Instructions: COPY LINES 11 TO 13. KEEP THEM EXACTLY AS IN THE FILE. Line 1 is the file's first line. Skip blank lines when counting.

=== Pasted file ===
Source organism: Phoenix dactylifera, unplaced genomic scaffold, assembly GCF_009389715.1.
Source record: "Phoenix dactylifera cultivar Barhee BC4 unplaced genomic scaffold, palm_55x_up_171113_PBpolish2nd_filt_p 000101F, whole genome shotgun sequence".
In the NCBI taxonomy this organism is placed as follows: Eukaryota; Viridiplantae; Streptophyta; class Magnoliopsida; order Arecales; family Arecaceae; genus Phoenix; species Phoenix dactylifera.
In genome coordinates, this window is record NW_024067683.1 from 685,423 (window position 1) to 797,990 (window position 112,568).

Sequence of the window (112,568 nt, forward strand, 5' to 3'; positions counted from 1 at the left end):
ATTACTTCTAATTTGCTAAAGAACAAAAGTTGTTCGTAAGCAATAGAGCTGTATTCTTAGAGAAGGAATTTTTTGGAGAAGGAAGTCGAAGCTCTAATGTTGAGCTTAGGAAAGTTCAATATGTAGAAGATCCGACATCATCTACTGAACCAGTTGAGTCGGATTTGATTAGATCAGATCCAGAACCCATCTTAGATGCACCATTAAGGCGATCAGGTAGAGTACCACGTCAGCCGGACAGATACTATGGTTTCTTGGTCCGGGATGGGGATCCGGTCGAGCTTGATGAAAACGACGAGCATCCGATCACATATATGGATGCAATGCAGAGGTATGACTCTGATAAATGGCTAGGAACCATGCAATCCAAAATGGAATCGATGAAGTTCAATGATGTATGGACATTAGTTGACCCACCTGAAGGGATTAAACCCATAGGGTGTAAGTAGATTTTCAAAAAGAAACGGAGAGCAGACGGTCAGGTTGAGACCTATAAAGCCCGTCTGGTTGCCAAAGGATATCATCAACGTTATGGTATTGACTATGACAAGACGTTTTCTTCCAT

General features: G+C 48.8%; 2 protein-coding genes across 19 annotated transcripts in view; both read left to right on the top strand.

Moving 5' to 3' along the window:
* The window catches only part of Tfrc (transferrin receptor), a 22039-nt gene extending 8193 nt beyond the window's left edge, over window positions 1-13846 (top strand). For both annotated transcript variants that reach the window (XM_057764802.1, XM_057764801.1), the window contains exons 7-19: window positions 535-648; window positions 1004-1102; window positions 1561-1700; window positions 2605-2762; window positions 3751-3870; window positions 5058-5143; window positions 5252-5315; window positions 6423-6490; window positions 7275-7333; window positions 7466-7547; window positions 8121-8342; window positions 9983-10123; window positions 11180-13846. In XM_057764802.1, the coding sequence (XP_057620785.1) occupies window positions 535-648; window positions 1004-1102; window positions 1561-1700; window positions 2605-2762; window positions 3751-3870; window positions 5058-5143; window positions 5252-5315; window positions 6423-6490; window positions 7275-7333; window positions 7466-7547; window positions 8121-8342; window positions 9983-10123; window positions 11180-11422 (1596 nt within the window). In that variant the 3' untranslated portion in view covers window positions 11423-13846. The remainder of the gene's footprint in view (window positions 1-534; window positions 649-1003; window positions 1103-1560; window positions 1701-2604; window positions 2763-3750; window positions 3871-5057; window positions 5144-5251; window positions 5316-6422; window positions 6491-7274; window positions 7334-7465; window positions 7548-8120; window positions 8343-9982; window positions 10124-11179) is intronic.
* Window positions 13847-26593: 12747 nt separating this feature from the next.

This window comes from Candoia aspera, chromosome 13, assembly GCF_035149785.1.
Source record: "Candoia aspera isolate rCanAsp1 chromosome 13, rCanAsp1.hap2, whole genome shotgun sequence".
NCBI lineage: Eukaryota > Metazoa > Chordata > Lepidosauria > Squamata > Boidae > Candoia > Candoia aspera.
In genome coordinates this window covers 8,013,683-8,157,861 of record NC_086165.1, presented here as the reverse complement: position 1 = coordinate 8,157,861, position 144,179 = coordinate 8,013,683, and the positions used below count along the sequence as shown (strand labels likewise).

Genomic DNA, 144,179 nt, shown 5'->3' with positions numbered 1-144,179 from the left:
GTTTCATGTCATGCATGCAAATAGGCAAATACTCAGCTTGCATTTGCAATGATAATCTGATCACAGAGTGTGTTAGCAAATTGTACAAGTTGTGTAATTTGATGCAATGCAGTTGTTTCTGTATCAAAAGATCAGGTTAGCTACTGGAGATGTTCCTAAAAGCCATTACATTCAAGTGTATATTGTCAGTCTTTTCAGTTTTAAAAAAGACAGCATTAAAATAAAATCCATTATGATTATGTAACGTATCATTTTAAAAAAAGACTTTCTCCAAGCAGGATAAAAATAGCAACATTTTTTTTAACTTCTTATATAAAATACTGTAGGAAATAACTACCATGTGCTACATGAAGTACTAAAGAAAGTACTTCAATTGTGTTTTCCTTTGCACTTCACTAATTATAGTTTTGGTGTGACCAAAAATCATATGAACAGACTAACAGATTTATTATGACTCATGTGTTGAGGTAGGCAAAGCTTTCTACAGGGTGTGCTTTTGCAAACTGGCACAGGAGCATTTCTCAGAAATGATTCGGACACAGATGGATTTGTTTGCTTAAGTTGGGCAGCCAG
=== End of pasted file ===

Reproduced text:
This window comes from Candoia aspera, chromosome 13, assembly GCF_035149785.1.
Source record: "Candoia aspera isolate rCanAsp1 chromosome 13, rCanAsp1.hap2, whole genome shotgun sequence".
NCBI lineage: Eukaryota > Metazoa > Chordata > Lepidosauria > Squamata > Boidae > Candoia > Candoia aspera.